WW1 Australian VC recipient William Matthew Currey
- Foreign & Commonwealth Office
- Part of:
- Archive commemorating overseas WW1 Victoria Cross recipients and Australia
- Published 20 June 2016
The story of Australia First World War Victoria Cross recipient William Matthew Currey.
66 men from Australia received the Victoria Cross, Britain’s highest award for gallantry, during the First World War. As part of the Centenary Commemorations the people of the United Kingdom marked their gratitude to those courageous men by presenting a bronze memorial plaque to their home country engraved with their names. The plaque is now displayed at the Australian War Memorial. This archive tells their stories.
Name: William Matthew Currey
DOB: 19 September 1895
Place of Birth: Wallsend, New South Wales, Australia
Date of Action: 1 September 1918
Place of Action: Péronne
Regiment: 53rd Battalion, Australian Imperial Force
William Matthew Currey was born on 19 September in 1895, in New South Wales, Australia. He worked in Sydney as a wireworker before joining the Australian Imperial Force, after several previous attempts had failed as he was under-age. In 1917, he was posted to the 53rd Battalion and fought at Polygon Wood.
Private Currey was awarded the Victoria Cross for his actions on 1 September 1918 during the attack on Péronne when his company was taking casualties from a field gun at close range. His citation states:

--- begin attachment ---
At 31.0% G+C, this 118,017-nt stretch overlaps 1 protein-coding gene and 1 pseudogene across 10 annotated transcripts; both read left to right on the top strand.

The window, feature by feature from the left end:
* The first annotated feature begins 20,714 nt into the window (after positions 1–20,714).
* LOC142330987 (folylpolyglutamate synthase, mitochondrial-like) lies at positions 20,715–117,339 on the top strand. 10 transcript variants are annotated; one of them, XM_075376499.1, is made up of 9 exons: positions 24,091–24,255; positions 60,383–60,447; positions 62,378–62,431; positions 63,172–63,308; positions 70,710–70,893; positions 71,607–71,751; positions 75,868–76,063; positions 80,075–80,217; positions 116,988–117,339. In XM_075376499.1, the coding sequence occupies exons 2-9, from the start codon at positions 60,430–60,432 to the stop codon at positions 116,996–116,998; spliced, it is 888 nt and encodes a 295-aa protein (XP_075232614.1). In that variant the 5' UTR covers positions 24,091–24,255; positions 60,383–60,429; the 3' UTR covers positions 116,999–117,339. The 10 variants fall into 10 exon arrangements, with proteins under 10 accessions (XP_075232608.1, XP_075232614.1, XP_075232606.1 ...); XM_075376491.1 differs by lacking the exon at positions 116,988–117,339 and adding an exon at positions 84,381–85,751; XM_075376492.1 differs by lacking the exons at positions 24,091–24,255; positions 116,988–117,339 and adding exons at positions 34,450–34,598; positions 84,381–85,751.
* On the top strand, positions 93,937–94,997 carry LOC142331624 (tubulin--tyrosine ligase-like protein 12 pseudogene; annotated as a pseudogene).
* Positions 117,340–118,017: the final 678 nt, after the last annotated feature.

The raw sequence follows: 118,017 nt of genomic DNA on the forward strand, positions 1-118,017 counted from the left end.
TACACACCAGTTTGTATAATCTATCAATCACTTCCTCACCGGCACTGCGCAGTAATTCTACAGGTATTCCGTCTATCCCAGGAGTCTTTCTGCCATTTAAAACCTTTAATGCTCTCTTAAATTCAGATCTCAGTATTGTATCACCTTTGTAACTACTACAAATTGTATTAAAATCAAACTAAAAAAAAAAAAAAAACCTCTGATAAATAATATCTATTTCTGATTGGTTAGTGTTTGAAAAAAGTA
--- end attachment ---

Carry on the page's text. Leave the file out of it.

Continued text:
When the battalion was suffering heavy casualties from a 77 mm. field gun at very close range, Pte. Currey, without hesitation, rushed forward under intense machine-gun fire and succeeded in capturing the gun single-handed after killing the entire crew. Later, when the advance of the left flank was checked by an enemy strong point, Pte. Currey crept around the flank and engaged the post with a Lewis gun. Finally, he rushed the post single-handed, causing many casualties……Subsequently he volunteered to carry orders for the withdrawal of an isolated company, and this he succeeded in doing despite shell and rifle fire, returning later with valuable information. Throughout the operations his striking example of coolness, determination, and utter disregard of danger had a most inspiring effect on his comrades, and his gallant work contributed largely to the success of the operations.
After the war, Currey returned home, married and had two daughters. He was later elected to the New South Wales parliament. He died in 1948, aged 52.
Published: 20 June 2016